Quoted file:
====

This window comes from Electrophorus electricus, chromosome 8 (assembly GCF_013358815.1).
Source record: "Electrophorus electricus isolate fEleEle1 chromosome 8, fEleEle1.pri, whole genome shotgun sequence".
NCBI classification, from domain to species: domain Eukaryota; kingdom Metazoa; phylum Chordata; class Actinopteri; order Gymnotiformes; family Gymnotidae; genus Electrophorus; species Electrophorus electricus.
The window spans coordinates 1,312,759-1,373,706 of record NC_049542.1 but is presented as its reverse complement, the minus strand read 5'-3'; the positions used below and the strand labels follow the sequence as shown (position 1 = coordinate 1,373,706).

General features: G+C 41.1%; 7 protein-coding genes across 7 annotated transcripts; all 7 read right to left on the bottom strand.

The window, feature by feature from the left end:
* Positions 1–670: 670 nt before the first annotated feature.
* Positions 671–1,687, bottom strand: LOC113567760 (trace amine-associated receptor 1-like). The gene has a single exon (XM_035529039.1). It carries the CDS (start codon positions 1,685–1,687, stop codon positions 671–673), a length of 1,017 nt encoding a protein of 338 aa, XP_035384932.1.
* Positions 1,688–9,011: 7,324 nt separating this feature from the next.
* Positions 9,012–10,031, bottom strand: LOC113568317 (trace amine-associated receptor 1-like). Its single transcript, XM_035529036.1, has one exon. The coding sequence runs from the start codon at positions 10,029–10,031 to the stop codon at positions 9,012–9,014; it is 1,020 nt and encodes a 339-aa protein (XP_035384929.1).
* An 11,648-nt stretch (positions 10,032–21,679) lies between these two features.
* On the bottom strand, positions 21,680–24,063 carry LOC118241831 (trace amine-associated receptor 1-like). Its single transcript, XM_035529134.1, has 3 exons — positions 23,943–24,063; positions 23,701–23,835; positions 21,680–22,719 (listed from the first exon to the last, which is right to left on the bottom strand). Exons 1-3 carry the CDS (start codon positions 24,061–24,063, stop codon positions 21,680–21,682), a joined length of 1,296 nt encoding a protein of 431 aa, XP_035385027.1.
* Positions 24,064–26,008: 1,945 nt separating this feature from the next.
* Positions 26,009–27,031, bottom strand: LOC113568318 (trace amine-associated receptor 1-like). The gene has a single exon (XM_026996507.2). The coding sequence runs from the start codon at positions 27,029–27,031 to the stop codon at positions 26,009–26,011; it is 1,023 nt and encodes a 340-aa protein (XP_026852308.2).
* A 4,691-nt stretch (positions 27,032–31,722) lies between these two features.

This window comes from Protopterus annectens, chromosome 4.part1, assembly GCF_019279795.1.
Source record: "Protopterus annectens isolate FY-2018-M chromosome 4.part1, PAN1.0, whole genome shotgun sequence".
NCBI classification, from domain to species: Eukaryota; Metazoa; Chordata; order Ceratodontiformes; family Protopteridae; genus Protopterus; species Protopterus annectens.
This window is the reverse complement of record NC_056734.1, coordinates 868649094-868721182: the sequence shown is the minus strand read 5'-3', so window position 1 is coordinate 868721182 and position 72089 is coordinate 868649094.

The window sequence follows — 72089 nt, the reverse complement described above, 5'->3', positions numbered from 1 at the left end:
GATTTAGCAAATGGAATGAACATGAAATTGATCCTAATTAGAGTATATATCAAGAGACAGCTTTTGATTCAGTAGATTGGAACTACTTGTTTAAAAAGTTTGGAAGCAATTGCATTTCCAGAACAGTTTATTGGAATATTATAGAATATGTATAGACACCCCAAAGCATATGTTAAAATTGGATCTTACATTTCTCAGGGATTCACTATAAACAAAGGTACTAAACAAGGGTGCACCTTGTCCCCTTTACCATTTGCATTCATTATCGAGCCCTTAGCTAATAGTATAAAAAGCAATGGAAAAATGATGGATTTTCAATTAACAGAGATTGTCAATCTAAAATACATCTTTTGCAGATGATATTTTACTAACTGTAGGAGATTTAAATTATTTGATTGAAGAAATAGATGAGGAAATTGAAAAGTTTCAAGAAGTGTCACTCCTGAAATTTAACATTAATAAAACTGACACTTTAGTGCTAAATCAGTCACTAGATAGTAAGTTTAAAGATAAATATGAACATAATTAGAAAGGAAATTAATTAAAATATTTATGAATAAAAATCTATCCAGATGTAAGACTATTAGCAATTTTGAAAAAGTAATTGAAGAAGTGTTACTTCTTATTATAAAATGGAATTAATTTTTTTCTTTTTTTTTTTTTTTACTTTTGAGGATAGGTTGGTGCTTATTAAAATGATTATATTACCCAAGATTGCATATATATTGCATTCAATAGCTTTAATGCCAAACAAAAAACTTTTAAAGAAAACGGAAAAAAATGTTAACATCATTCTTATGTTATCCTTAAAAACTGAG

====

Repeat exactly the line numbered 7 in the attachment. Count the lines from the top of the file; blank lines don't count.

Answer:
* Positions 1–670: 670 nt before the first annotated feature.